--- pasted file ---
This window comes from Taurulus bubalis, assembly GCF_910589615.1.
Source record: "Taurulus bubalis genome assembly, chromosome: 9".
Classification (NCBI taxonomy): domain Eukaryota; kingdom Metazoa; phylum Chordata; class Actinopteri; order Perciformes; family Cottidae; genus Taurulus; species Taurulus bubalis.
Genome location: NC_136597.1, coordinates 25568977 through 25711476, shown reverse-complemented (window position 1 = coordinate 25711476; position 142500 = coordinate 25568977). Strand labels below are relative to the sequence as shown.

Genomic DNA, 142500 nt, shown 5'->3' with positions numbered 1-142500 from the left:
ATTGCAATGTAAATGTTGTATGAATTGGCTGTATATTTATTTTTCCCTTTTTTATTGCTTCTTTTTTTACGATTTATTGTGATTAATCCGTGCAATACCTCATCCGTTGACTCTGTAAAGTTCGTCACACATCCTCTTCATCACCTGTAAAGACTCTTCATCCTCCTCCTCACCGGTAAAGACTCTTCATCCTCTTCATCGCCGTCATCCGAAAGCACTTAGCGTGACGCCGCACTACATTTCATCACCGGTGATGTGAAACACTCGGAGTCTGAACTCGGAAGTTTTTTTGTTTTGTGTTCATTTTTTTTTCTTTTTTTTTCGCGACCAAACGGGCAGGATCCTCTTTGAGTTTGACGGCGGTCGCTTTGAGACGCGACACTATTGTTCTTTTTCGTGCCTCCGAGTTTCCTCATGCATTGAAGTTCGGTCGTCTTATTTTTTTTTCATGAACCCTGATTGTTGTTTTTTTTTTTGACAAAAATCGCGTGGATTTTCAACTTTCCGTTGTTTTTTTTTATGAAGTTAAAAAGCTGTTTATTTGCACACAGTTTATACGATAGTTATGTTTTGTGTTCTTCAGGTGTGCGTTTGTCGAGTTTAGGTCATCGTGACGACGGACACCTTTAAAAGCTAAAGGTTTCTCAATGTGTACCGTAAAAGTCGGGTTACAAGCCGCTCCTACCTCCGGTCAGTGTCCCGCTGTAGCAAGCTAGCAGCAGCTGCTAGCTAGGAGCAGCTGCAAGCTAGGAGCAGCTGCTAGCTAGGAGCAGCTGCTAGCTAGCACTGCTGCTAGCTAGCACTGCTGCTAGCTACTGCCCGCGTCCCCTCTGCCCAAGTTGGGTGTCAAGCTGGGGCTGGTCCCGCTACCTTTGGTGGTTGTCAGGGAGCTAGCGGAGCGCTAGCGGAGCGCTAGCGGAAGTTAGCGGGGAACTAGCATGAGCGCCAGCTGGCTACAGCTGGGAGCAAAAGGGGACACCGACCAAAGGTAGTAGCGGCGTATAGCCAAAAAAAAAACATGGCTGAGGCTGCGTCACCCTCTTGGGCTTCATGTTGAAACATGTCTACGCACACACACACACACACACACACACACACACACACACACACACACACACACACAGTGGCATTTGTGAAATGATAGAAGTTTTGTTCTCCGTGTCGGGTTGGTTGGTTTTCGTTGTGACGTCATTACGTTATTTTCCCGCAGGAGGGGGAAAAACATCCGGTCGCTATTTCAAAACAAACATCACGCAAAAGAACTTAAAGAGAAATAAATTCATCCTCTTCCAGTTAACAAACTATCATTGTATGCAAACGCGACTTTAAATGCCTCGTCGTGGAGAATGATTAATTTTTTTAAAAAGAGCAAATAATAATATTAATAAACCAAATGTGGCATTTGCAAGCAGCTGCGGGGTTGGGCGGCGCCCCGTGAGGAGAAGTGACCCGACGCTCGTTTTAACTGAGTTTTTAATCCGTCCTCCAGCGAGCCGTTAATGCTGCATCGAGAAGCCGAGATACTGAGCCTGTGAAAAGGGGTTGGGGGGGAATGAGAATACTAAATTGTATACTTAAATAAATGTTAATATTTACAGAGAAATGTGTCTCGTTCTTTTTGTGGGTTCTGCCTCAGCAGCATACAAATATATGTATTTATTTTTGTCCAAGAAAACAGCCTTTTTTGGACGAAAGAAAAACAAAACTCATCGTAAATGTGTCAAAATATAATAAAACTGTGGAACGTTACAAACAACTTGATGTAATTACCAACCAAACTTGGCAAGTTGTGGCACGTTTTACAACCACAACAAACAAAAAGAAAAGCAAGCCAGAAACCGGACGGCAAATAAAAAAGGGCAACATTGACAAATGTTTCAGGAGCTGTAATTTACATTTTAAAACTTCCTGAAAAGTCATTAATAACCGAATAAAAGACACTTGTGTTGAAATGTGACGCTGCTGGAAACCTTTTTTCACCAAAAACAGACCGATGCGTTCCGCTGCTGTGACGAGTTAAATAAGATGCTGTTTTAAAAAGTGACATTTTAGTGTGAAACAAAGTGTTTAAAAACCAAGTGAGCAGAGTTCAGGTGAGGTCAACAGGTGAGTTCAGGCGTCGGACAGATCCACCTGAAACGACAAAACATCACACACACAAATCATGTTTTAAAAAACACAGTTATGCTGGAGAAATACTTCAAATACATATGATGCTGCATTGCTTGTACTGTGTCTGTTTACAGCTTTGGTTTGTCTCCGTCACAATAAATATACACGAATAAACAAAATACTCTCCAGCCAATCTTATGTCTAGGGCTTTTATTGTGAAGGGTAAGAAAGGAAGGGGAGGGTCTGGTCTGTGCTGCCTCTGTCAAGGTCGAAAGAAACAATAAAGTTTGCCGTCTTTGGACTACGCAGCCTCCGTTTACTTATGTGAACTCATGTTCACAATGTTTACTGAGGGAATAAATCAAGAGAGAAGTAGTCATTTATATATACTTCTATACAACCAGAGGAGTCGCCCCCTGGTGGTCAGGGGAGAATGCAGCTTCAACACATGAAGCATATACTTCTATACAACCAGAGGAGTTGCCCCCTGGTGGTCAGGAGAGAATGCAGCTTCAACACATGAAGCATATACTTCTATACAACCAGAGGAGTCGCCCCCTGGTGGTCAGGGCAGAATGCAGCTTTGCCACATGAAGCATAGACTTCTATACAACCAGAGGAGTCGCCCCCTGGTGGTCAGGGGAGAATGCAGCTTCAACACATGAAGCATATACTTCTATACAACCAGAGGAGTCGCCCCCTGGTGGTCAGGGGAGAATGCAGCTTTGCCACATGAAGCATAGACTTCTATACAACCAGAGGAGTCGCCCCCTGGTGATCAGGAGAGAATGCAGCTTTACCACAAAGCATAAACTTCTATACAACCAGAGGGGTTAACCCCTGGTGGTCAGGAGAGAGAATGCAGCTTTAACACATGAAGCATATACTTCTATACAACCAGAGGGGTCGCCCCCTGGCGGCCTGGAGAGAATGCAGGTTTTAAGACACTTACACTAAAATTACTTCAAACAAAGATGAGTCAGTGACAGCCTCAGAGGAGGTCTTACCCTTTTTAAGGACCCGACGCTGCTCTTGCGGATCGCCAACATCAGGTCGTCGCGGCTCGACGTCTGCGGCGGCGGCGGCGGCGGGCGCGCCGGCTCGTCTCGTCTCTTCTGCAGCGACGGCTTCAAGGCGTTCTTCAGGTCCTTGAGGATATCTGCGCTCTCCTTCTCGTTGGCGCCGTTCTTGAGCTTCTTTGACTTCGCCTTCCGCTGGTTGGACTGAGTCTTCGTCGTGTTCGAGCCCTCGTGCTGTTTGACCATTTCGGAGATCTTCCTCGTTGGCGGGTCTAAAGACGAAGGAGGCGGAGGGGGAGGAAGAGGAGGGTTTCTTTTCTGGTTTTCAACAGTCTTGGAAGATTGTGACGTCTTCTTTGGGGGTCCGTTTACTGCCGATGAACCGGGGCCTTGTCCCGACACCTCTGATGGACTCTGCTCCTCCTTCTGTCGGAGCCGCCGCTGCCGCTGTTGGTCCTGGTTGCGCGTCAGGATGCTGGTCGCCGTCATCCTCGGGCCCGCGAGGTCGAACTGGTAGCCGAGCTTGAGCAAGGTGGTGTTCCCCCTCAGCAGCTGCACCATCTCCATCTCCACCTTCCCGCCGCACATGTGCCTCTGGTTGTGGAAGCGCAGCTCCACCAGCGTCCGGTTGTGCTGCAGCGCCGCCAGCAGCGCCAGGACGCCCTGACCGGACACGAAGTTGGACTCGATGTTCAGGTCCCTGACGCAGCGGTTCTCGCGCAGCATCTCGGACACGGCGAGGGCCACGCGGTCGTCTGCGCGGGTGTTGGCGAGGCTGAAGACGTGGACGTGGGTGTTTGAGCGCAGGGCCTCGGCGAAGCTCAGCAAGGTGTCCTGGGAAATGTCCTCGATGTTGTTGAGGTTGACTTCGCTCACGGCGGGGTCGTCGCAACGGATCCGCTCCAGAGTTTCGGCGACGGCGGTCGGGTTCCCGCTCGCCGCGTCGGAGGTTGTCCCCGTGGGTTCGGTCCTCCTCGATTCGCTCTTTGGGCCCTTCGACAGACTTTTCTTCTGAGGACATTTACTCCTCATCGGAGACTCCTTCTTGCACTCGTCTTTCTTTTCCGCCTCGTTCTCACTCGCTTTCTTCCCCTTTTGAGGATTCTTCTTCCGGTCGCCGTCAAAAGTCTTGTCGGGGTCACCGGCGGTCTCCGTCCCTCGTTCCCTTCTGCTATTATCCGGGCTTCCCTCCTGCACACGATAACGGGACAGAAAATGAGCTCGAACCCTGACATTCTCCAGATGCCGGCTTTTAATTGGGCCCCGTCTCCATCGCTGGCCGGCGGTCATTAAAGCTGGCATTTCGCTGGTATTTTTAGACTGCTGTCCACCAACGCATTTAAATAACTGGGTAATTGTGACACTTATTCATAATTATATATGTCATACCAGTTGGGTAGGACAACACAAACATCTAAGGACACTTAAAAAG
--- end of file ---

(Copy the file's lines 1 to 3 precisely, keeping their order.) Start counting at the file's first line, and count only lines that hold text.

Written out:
This window comes from Taurulus bubalis, assembly GCF_910589615.1.
Source record: "Taurulus bubalis genome assembly, chromosome: 9".
Classification (NCBI taxonomy): domain Eukaryota; kingdom Metazoa; phylum Chordata; class Actinopteri; order Perciformes; family Cottidae; genus Taurulus; species Taurulus bubalis.